Under the shade of rustling Japanese pines, a walking path traced the low rock seawall towards the Itsukushima torii gate. The smell of dried pine needles swirled in to meet the salty ocean air. Looking out to the sparkling waters separating Miyajima Island from Hiroshima Bay mainland, we saw one of Japan’s ancient icons.Read more
Hiroshima is completely lovely and charming. Many people think of the atomic bomb and stop there. But for journeying to the south of Japan, the city is an essential stop. Here’s why.Read more
Langkawi, a popular holiday island in the north-west of Malaysia, is made for scootering around. A great network of local roads can take you all around the island; and with so many beaches to see, mountains to ride up, and shortcuts to take, two wheels is the only way to go.Read more
There was something strangely relaxing about the mosquitoes bouncing off my face with fainttic – tic sounds, as our motorbike spluttered between rice paddies on the Malaysian island of Langkawi.Read more
OK, i’ll come clean straight away. I’ve seen Eat, Pray, Love. I need to admit this, because that’s the preconception of Ubud I had in my head when we travelled to inland Bali for a few days. This is where Julia Roberts did all her movie stuff, bike riding through jungle mountain roads and past sparkling vistas of brilliant green rice fields shielded by lush tropical backdrops.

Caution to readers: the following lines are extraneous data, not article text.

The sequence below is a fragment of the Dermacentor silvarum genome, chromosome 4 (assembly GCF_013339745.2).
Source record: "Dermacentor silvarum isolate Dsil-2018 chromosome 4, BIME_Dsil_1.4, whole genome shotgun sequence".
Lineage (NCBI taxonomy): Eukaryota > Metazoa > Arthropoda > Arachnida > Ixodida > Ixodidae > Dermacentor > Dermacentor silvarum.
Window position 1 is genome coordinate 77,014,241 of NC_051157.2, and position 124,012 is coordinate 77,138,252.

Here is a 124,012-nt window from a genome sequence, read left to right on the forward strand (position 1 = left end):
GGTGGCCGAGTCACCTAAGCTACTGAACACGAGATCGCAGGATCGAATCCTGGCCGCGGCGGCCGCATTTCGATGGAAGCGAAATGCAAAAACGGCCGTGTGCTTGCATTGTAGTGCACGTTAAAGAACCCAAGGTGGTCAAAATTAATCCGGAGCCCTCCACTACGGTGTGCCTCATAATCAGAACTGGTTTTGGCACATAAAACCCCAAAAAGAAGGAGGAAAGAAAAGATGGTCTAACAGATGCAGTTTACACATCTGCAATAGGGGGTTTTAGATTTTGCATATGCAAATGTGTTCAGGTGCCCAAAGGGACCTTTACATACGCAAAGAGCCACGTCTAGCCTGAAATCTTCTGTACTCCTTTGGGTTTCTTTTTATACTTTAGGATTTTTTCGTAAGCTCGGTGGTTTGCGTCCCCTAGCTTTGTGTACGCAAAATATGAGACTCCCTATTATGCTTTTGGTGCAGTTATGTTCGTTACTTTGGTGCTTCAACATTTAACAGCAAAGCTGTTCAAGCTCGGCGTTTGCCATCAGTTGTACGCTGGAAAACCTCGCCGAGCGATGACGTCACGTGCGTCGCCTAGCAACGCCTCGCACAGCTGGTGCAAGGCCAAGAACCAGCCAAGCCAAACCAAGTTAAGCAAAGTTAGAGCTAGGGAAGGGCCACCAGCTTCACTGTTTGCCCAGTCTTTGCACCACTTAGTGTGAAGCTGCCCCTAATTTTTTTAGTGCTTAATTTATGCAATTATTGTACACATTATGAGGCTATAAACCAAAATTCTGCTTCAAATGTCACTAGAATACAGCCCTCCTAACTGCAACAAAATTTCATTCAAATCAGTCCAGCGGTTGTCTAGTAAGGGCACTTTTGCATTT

So we got there, and…wait a minute, where are all the rice terrace farms? I can see a lot of bars, and a lot of traffic, are you sure this isn’t Denpasar? We drove from Sanur to Ubud and all we saw were roadside art galleries selling paintings of the Buddha, roundabouts protected by huge weapon waving warrior statues, and silver merchants. For the whole 45 minute drive, just highway, and shops. Where were the rice terraces? Read more
The streets of Hanoi rumbled into life in the morning like a great machine coughing into life, intoxicatingly fragrant with noodle soup, vibrating with motorbike engines, horns, shouting, conical straw hats, fruit and Buddhist shrines, pulsing and pumping like a heartbeat. Yet unlike the pantomime of certain tourist-laden streets in Ho Chi Minh City, there was always a feeling here that it was business as usual. I met Jeff at the airport immigration counter (by sheer coincidence), as he collected his visa, pre-arranged online (as is required for entry to Vietnam). We caught the bus into town, and a million motorbikes escorted us to the old town, a large sector of the city surrounding Hoan Kiem Lake. Spending time here can be as fast-paced or lazy as you want.
Bia Hoi, if you know where to look, is locally brewed beer sold for something like 3-5,000 dong (10-20 Australian cents). And it’s damn good, too. Take a kid’s chair, order a Bia Hoi, and sit and watch the street chaos. Restaurants dishing out bowls of pho (Vietnamese noodle soup) spill out onto the sidewalks in a frenzy of tiny plastic kid’s chairs too. At night, the chairs remain, and youths crowd the sidewalks sipping mango smoothies and chewing sunflower seeds, their broken shells scattered across the pavement. Welcome to Vietnam.